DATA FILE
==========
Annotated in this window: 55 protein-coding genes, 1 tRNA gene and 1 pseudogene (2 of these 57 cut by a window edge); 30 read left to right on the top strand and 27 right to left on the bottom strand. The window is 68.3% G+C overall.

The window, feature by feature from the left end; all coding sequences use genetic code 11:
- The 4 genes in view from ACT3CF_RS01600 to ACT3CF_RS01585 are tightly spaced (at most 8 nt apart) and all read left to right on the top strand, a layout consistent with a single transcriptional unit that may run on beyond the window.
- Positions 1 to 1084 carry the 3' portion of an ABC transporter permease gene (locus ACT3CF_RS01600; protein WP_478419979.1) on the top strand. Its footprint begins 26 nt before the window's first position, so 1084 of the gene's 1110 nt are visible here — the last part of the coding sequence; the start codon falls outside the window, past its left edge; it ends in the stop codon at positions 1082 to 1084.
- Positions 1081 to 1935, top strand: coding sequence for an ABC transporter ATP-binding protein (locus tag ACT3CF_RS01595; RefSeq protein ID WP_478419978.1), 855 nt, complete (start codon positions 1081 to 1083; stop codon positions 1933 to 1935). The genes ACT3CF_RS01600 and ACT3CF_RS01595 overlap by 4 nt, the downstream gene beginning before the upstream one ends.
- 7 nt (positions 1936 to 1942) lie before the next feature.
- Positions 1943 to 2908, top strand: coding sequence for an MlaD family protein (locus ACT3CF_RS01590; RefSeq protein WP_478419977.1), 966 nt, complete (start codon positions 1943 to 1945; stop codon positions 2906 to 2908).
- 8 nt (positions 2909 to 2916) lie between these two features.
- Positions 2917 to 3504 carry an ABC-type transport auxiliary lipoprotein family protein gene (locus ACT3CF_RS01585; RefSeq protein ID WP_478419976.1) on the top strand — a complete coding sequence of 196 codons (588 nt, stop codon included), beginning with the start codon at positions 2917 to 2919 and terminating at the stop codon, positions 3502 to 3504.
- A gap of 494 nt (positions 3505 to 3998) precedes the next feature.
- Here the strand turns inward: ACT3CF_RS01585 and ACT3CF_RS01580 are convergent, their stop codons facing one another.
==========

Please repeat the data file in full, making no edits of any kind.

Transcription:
Annotated in this window: 55 protein-coding genes, 1 tRNA gene and 1 pseudogene (2 of these 57 cut by a window edge); 30 read left to right on the top strand and 27 right to left on the bottom strand. The window is 68.3% G+C overall.

The window, feature by feature from the left end; all coding sequences use genetic code 11:
- The 4 genes in view from ACT3CF_RS01600 to ACT3CF_RS01585 are tightly spaced (at most 8 nt apart) and all read left to right on the top strand, a layout consistent with a single transcriptional unit that may run on beyond the window.
- Positions 1 to 1084 carry the 3' portion of an ABC transporter permease gene (locus ACT3CF_RS01600; protein WP_478419979.1) on the top strand. Its footprint begins 26 nt before the window's first position, so 1084 of the gene's 1110 nt are visible here — the last part of the coding sequence; the start codon falls outside the window, past its left edge; it ends in the stop codon at positions 1082 to 1084.
- Positions 1081 to 1935, top strand: coding sequence for an ABC transporter ATP-binding protein (locus tag ACT3CF_RS01595; RefSeq protein ID WP_478419978.1), 855 nt, complete (start codon positions 1081 to 1083; stop codon positions 1933 to 1935). The genes ACT3CF_RS01600 and ACT3CF_RS01595 overlap by 4 nt, the downstream gene beginning before the upstream one ends.
- 7 nt (positions 1936 to 1942) lie before the next feature.
- Positions 1943 to 2908, top strand: coding sequence for an MlaD family protein (locus ACT3CF_RS01590; RefSeq protein WP_478419977.1), 966 nt, complete (start codon positions 1943 to 1945; stop codon positions 2906 to 2908).
- 8 nt (positions 2909 to 2916) lie between these two features.
- Positions 2917 to 3504 carry an ABC-type transport auxiliary lipoprotein family protein gene (locus ACT3CF_RS01585; RefSeq protein ID WP_478419976.1) on the top strand — a complete coding sequence of 196 codons (588 nt, stop codon included), beginning with the start codon at positions 2917 to 2919 and terminating at the stop codon, positions 3502 to 3504.
- A gap of 494 nt (positions 3505 to 3998) precedes the next feature.
- Here the strand turns inward: ACT3CF_RS01585 and ACT3CF_RS01580 are convergent, their stop codons facing one another.